The mortal human is no more than a transitory stage; it can be likened to the uterus carrying an infant. It serves adequately for this stage of the infant’’s life. But though the infant may not be aware that he is in a transitory stage, we are aware of it and look forward to its end when the infant will be ejected from this temporary stage. Having completed this stage, it now becomes possible for him to experience all of the possibilities of being human, a situation made possible only by being ejected from the womb.
Likewise, the Father has conceived us in conjunction with our minds. This conception is the soul. The soul grows in the material mind as we make moral and spiritual decisions. And this soul represents the real us, the value transfer of all our worthwhile human experiences. As the mortal self winds down, the soul winds up. And it becomes possible to transfer our identity from the mortal self to the soul, the immortal self. Unlike the mortal self, the soul is forever young. It is possible for us to transfer our identity to this soul and experience the values and meaning of this new self that is forever young.
We no longer have to be limited to material values and meanings derived from interacting with our material environment. These are temporal values and are doomed to extinction with the demise of the material mind. We can experience celestial levels of values and meanings. The divine values and meanings have as their source the divine spirit, which fathered the soul. Unselfish and altruistic values and meanings are placed in the soul and mind. This divine spirit also reveals the values of divine love truth, beauty, and goodness. These are the values and meanings that inspire us to take an unselfish interest in others and causes us to love each other the way the Jesus does.
But how do we achieve this transfer of identity so that we can be forever young?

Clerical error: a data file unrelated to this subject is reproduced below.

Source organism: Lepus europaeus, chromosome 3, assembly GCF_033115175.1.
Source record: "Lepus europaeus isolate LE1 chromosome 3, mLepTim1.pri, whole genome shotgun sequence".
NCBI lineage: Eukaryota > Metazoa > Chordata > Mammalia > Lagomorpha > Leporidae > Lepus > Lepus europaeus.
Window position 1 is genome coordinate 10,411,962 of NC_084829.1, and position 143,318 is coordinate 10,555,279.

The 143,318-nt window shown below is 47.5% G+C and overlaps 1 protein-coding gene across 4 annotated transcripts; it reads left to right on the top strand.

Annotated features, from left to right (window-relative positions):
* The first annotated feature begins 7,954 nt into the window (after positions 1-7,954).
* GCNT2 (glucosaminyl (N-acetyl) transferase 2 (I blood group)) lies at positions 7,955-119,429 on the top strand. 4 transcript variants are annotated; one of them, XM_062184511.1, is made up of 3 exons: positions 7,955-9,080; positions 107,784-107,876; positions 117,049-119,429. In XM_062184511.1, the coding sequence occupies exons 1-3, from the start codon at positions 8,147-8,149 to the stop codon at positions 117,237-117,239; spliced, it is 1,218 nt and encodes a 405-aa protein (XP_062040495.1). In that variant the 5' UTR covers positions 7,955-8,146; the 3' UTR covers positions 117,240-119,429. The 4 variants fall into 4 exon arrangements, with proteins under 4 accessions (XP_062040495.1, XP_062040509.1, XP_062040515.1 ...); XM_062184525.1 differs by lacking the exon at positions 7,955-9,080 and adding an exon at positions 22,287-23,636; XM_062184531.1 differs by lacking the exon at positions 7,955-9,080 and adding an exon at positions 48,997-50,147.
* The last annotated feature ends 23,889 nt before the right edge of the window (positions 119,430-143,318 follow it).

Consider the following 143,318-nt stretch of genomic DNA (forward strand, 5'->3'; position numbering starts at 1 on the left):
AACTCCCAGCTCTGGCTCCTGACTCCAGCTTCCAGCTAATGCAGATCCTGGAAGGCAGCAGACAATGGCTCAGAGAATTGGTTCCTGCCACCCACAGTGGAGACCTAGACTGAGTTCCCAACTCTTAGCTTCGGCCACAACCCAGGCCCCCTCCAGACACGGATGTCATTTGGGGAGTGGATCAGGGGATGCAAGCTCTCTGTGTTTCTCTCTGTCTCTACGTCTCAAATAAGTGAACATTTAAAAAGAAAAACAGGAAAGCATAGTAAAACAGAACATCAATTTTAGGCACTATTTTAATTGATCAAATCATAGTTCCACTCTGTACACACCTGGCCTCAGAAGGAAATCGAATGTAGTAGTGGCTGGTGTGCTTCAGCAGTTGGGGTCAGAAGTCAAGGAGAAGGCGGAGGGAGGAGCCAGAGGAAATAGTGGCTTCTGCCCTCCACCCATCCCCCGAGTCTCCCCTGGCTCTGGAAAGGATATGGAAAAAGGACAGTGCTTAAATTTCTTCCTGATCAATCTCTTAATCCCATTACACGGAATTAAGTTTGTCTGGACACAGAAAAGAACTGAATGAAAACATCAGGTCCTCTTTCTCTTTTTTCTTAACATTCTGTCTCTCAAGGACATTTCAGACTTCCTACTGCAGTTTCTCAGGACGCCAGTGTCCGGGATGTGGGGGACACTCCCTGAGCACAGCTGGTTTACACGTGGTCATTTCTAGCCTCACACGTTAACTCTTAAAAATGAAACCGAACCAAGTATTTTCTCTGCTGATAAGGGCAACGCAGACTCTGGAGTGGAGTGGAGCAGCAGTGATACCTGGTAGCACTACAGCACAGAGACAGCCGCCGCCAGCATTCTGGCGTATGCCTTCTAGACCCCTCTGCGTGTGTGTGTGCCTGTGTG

Two thousand years ago God in the form of His Son, Jesus, took on the form of a mortal and demonstrated to us the technique whereby we can achieve the transfer of our identity to our souls. He demonstrated that by dedicating and consecrating our will to doing the Father’’s will, we can live the heavenly life even while we live the earthly life. We can make the transfer to our souls while living the material life. Jesus went about doing good. His life was characterized by the display of the fruits of the spirit. He revealed to us that we were the sons of God and that we could experience this great truth by exercising our faith and submitting our wills to the Father’’s will. He left his Spirit of Truth to show each truth-seeking individual how to achieve this transfer. Such a life is characterized by faith, trust, and hope. This hope is irrepressible. No matter the material ups and downs of this material life, hope always dissolves them with the far-seeing attitude of "it won’’t always be this way.”” Such a life is illuminated by worship on the inside and by loving service on the outside to our brothers and sisters.
As we make moral and spiritual decisions, our souls increasingly take on the image of his Son, Jesus. And ever-increasing values yield ever-increasing meanings. And these meanings are delightful and never grow old but are constantly renewed and expanded. And as we identify with these eternal values, we become like them--eternal. We remain forever young. As our aging material bodies wind down, we experience emotional turmoil, especially if we are physically suffering. Our minds urge us to do something. But we finally realize that nothing can be done. And so we wait patiently with our faith, trust, and hope.
We finally make the adjustment and accept our mortal fate. We are no longer seriously disturbed and increasingly look forward to the day when our souls are delivered from the womb of the material mind. On resurrection morning, we will actually see with our spiritual eyes this new self just as we see now with our material eyes the material self. We will burst forth with praise and thanksgiving and worship as we realize that our faith, trust, and hope in God has been justified. And there will be no more dying once we make this transition, for indeed we will be forever young.
This concludes today's message on how we remain forever young. We hope you find something in this message to ponder and pray about as you go about your day.
Until next time, this is Dr. James Perry